Quick-Swap Socket For Stemma QT Experiments

[kmatch98] shares a quick hack with us over at Hackaday.io – a 3D-printed socket for Adafruit Stemma QT-based I2C modules. Since Adafruit has standardized the dimensions for their Stemma QT boards, it’s possible to make a socket that would fit many different sensors at once, where the board just slides in.

This reminds us of sci-fi datadisks, or, thinking of something more grounded in reality, game console cartridges – except that here, the fun you’re having is from exploring all the different devices you can get to speak I2C. To make such a socket, you only need to 3D-print two plastic parts, put a JST-SH plug between them, and screw them together – if you want to modify these to your liking, .f3d sources are available. Now you no longer have to use fingernails or tin snips to take the JST-SH plug out of your modules!

[kmatch98] is no stranger to sharing his projects on Hackaday.io with us, and we’ve covered some of his larger projects before, like this CircuitPython-powered cyber-duck cyberdeck, or the 3D-printable Maypole braider machine!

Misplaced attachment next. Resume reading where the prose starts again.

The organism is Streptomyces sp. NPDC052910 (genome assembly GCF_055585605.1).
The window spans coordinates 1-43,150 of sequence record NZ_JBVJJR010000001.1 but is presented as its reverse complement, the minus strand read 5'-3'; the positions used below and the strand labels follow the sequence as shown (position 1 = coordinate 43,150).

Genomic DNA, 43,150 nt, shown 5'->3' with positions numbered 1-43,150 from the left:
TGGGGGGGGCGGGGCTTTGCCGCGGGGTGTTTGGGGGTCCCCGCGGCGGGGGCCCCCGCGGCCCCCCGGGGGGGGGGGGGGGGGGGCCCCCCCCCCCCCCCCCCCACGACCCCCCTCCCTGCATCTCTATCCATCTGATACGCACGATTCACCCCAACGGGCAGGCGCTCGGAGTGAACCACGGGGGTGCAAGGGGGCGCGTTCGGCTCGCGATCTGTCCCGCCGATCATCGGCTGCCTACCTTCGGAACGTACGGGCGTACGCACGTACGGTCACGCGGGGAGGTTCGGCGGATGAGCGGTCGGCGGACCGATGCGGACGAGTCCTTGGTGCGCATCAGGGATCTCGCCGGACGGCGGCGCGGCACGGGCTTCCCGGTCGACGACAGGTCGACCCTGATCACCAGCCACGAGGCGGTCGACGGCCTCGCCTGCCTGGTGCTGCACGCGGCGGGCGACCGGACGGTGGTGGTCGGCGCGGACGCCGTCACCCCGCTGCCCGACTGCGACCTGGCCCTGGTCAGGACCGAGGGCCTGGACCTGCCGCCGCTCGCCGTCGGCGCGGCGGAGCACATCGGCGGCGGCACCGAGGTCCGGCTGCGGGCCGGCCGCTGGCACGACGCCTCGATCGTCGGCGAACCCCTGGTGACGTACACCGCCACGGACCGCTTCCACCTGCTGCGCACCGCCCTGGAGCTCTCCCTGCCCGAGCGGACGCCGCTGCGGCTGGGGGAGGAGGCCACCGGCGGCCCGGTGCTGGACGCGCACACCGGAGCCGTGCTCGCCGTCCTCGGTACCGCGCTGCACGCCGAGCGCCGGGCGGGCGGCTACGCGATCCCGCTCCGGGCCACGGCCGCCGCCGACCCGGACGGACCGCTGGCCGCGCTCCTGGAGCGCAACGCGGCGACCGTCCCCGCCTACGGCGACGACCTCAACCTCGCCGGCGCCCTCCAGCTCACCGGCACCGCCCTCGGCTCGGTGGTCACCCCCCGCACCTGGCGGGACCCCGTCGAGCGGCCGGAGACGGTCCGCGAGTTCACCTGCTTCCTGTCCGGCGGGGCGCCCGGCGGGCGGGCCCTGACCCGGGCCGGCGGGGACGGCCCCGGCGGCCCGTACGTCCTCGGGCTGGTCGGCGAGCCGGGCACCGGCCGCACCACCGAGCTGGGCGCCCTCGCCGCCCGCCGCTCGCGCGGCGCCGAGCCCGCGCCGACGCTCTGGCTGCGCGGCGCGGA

6 thoughts on “Quick-Swap Socket For Stemma QT Experiments

  1. Elegant and free as in freedom 3d printed bracket! Replacing cheap dupont wires still is easier than dealing with a loose almost proprietary connector. I’d solder the classic pins to the board myself as long as they leave me the option.

    1. “almost proprietary” means not at all proprietary, it’s a standard part available from any distributor.

      Why do they need to leave You an option? Are they forcing you to buy it?

        1. Yeah and there’s often pins broken out that way in addition to the i2c. But as somebody who has actually used the Stemma QT boards and connectors: it’s really slick. Really handy, easy to use, really sturdy connectors that surface mount but are relatively easy to hand solder. And they are very common. Even lolin/WeMos have started including them on their boards.

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